Newsletter – February 2022

Newsletter from Brussels - Capital of the European Union - February 2022


9th of December 2021, Cercle Gaulois, Brussels

Free recordings of the 2021 EU-Canada Business Summit is available now!

The EU-Canada Business Summit is a one day event held once a year in Brussels, capital of the European Union, that brings together hundreds of political and business decision-makers from Canada, the EU and the world.

The Free Recordings of the summit held on the 9th of December 2021 at Cercle Royal Gaulois in Brussels are now available for you to view and include 5 main topics:

  • Invest in Canada
  • Life Sciences & Health
  • Energy & Environment
  • Food & Agriculture
  • SME’s and Global Growth

Free recordings available for free here


Central banks shouldn’t overdo the interest rate

“They aren’t a magic bullet

Hendrix Vachon
Senior Economist
Desjardins Group

The tide has turned in recent months, with financial markets now expecting central banks to raise key interest rates multiple times to counter rising inflation. But we need to remember that hiking interest rates isn’t a magic bullet. It’s hard to fight supplydriven inflation like we have today. Goods and services production in many countries is still limited by public health measures and other pandemic effects. Raising interest rates in this climate won’t help address supply issues. Lifting public health measures as the pandemic recedes would be more effective.

Interest rates mainly impact demand. Raising them would essentially curb consumption and investment. It could help lower inflation, but it would also slow the economy (Chart 1). In the worst-case scenario, continued weak supply combined with demand constrained by multiple interest rate hikes could trigger a recession in early 2023.

According to a recent Bank of Canada survey, business investment prospects are very good despite labour shortages and strong demand. But a sharp rise in interest rates could slow demand and significantly increase borrowing costs, which could dampen investment.

High debt suggests greater sensitivity to interest rates

The risk of a severe economic slowdown or even a recession also increases with interest rate sensitivity. Although it’s tough to accurately measure sensitivity, we know it increases with debt, and the debt burden has only increased in recent years. The pandemic obviously hasn’t helped, especially when it comes to government debt (Chart 2). Governments could see their borrowing costs go up faster. To compensate, some may be tempted to cut spending or increase revenue.

In recent years, ultra-accommodative monetary policies have helped raise the valuation of various asset classes. Reversing these policies too quickly could significantly reduce the value of financial assets such as stocks and bonds. Rate hikes could also hurt real estate values.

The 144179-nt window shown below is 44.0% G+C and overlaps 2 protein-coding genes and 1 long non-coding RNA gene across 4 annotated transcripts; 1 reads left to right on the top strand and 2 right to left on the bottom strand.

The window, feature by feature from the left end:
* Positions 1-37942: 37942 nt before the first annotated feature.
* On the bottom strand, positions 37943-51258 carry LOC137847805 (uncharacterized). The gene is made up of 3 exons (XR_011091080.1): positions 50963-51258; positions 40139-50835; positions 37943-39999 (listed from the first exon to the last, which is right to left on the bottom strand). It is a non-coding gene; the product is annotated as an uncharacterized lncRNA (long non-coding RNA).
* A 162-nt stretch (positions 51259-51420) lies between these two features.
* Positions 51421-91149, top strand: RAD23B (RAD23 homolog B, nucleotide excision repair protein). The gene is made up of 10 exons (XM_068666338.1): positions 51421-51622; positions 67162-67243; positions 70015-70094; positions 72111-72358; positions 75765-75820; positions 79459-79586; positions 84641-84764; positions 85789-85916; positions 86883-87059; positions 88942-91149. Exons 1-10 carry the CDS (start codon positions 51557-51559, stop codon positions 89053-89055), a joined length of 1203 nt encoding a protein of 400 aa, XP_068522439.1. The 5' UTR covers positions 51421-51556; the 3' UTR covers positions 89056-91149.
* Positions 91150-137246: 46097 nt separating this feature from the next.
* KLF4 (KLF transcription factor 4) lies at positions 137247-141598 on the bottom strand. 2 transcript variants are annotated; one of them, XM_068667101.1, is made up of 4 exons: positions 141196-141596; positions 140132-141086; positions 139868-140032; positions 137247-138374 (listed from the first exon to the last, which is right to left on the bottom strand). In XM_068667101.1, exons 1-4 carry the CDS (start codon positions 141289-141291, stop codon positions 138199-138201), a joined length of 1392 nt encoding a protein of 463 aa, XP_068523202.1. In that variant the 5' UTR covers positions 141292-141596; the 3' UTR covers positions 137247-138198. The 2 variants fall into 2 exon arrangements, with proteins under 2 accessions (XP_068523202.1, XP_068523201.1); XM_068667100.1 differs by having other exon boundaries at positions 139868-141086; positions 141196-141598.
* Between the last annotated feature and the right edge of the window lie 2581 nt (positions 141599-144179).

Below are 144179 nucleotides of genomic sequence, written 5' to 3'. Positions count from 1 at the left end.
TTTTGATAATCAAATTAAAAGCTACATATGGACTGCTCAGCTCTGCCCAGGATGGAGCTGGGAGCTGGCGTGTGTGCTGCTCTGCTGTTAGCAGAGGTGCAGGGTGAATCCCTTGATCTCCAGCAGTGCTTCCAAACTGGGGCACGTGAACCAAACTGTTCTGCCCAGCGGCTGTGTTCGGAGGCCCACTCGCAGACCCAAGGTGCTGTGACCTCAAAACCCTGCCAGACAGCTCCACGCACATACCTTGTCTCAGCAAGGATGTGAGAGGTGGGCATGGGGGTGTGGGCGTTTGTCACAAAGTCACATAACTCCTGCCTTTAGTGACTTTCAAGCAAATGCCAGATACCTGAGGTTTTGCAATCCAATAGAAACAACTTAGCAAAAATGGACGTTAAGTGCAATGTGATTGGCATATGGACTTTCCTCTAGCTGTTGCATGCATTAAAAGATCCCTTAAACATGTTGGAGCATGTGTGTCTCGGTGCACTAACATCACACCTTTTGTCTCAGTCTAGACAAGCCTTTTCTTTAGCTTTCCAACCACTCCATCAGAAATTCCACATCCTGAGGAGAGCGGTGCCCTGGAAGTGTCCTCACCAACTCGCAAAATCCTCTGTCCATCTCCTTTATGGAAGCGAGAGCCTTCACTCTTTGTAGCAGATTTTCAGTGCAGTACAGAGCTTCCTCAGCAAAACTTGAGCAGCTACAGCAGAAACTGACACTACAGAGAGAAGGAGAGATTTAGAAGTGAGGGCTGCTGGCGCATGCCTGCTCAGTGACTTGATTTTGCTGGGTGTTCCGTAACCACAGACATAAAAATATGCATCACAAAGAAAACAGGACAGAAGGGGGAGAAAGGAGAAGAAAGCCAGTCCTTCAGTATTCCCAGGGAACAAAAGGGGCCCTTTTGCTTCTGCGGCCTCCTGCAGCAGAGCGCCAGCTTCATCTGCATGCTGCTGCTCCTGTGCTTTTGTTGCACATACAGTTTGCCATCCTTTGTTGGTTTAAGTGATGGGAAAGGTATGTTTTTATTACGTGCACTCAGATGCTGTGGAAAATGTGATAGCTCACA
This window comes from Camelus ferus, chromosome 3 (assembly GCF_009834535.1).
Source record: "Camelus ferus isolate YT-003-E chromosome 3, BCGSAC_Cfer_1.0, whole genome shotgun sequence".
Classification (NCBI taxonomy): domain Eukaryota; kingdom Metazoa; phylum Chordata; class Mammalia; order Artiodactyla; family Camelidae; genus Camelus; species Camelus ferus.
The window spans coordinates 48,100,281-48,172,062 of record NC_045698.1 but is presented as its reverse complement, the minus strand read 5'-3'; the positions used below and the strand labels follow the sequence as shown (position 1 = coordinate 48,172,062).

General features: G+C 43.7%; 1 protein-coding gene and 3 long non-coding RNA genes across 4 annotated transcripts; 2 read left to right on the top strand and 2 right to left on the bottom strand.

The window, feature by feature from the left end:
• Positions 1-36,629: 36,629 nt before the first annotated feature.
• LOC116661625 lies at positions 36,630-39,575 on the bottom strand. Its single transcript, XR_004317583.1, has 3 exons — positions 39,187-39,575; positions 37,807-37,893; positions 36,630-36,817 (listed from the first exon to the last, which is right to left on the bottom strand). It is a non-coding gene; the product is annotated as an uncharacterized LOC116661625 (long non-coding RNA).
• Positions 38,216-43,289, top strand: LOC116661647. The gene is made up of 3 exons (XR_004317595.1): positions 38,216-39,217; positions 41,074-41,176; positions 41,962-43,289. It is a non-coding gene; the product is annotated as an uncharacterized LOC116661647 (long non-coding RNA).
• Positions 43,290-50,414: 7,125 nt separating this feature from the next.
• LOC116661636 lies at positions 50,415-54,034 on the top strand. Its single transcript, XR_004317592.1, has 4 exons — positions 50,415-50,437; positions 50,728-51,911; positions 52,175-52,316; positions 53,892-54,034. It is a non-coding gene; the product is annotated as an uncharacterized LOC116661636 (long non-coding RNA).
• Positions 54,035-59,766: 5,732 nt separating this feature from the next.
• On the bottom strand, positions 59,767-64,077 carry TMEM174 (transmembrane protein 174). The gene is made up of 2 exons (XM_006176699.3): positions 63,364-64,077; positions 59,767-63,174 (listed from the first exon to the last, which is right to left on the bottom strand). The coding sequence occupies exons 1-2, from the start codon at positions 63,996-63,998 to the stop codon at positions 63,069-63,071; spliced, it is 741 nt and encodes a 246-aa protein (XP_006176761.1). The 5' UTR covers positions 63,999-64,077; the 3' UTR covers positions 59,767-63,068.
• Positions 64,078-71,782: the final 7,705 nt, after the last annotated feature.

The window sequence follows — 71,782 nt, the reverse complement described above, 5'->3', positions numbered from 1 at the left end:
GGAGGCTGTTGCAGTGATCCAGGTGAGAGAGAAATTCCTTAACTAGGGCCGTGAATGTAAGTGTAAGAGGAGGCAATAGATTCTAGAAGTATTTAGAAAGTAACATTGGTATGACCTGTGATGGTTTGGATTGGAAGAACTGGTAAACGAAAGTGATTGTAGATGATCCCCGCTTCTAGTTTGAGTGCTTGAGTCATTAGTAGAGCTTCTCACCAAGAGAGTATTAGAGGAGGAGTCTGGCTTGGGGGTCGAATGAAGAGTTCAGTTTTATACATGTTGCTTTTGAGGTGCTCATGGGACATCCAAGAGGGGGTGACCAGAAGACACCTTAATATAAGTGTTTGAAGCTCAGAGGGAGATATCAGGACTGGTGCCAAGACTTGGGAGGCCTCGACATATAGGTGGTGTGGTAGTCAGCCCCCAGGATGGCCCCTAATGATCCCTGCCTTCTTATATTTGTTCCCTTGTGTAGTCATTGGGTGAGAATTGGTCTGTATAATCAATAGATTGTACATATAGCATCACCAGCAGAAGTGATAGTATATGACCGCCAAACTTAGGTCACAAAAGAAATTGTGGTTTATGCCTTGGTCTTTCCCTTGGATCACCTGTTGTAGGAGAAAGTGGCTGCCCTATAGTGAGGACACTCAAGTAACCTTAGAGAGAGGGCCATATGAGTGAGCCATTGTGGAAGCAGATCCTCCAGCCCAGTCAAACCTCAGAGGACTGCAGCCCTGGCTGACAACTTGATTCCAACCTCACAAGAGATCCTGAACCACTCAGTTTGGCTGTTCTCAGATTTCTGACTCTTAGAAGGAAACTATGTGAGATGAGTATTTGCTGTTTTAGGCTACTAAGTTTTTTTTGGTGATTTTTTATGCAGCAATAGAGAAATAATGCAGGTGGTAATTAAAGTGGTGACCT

Risk of widespread financial instability

There’s also a risk of widespread financial instability. Financial markets don’t perform as well when volatility is high. Companies and financial institutions could find it harder to refinance, potentially leading to more bankruptcies. An increase in risk premiums, exchange rate volatility and international capital movements that disadvantage certain countries could further aggravate financial instability. Besides hiking interest rates, central banks may start trimming their balance sheets (Chart 3). The Bank of Canada has already hinted at this, while the European Central Bank still intends to buy assets this year. Expanding balance sheets lowers bond yields, so trimming balance sheets should raise them. This monetary tightening could steepen the yield curve further. It could also increase risk premiums.

Conclusion: Moderation is key

There are many arguments in favour of moderate key rate hikes. Central banks will likely want to play it safe to avoid sending the economy back into recession. At the same time, they’ll expect supply chain issues to clear up, which would significantly reduce inflation in the coming quarters. But to lower inflation in the past, central banks had to rein in the economy to the point where real GDP fell and unemployment rose, so we can’t rule out that possibility just yet.

Desjardins is a preeminent economic forecaster and Canada’s leading cooperative financial group. It provides financial support services to businesses looking to expand to Quebec and the rest of Canada.




09-12-2021 – Canada-Europe Economic Chamber – EU

EU-Canada Business Summit 2021

Cercle Gaulois, Brussels

Recordings here

22-06-2021 – Canada-Europe Economic Chamber – EU

Germany and Canada: Gateways to Europe and North America

Recordings here

27-05-2021 – Canada-Europe Economic Chamber – EU

Comment le Québec peut être un partenaire clé pour la relance verte européenne? (In french only)

Recordings here

30-03-2021 – Canada-Europe Economic Chamber – EU

How the EU-Canada Strategic Partnership Agreement and CETA can ensure a robust economic recovery?

Recordings here

Ailish Campbell – Ambassador of Canada to the EU “I thank Sam and this panel for creating this event today because the more we get the message out, the more we are empowering and enabling small businesses to take advantage of the programs that are there to help them with their trategies on reaching new customers.

16-02-2021 – Euractiv

Contributing to global climate goals: How can the gas infrastructure sector develop low-carbon and renewable solutions?

Recordings here

28-01-2021 – Canada-Europe Economic Chamber – EU

How Canada is positioned in the new UK-EU trade reality?

Recordings here

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